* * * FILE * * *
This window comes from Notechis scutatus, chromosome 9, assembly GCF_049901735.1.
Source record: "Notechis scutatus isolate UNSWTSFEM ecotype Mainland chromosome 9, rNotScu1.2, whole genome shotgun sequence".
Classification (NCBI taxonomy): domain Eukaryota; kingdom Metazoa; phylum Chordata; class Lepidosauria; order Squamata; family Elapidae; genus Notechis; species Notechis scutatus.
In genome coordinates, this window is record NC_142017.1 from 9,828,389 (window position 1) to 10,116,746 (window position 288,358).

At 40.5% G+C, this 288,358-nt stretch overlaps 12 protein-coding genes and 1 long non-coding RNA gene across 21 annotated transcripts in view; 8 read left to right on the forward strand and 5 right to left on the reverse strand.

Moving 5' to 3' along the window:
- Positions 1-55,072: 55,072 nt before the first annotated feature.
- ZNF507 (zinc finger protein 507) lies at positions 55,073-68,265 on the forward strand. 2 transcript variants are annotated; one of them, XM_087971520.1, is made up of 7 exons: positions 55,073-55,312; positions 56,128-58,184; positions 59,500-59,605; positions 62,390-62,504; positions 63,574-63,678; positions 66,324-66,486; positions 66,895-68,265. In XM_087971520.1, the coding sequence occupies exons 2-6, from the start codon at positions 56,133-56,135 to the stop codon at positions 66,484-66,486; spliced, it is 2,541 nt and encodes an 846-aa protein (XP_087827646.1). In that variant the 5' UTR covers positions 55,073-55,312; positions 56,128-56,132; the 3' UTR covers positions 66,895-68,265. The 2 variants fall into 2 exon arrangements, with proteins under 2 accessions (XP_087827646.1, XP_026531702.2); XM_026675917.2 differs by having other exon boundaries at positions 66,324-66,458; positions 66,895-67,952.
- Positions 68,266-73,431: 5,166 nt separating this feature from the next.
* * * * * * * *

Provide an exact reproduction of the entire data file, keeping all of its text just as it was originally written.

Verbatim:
This window comes from Notechis scutatus, chromosome 9, assembly GCF_049901735.1.
Source record: "Notechis scutatus isolate UNSWTSFEM ecotype Mainland chromosome 9, rNotScu1.2, whole genome shotgun sequence".
Classification (NCBI taxonomy): domain Eukaryota; kingdom Metazoa; phylum Chordata; class Lepidosauria; order Squamata; family Elapidae; genus Notechis; species Notechis scutatus.
In genome coordinates, this window is record NC_142017.1 from 9,828,389 (window position 1) to 10,116,746 (window position 288,358).

At 40.5% G+C, this 288,358-nt stretch overlaps 12 protein-coding genes and 1 long non-coding RNA gene across 21 annotated transcripts in view; 8 read left to right on the forward strand and 5 right to left on the reverse strand.

Moving 5' to 3' along the window:
- Positions 1-55,072: 55,072 nt before the first annotated feature.
- ZNF507 (zinc finger protein 507) lies at positions 55,073-68,265 on the forward strand. 2 transcript variants are annotated; one of them, XM_087971520.1, is made up of 7 exons: positions 55,073-55,312; positions 56,128-58,184; positions 59,500-59,605; positions 62,390-62,504; positions 63,574-63,678; positions 66,324-66,486; positions 66,895-68,265. In XM_087971520.1, the coding sequence occupies exons 2-6, from the start codon at positions 56,133-56,135 to the stop codon at positions 66,484-66,486; spliced, it is 2,541 nt and encodes an 846-aa protein (XP_087827646.1). In that variant the 5' UTR covers positions 55,073-55,312; positions 56,128-56,132; the 3' UTR covers positions 66,895-68,265. The 2 variants fall into 2 exon arrangements, with proteins under 2 accessions (XP_087827646.1, XP_026531702.2); XM_026675917.2 differs by having other exon boundaries at positions 66,324-66,458; positions 66,895-67,952.
- Positions 68,266-73,431: 5,166 nt separating this feature from the next.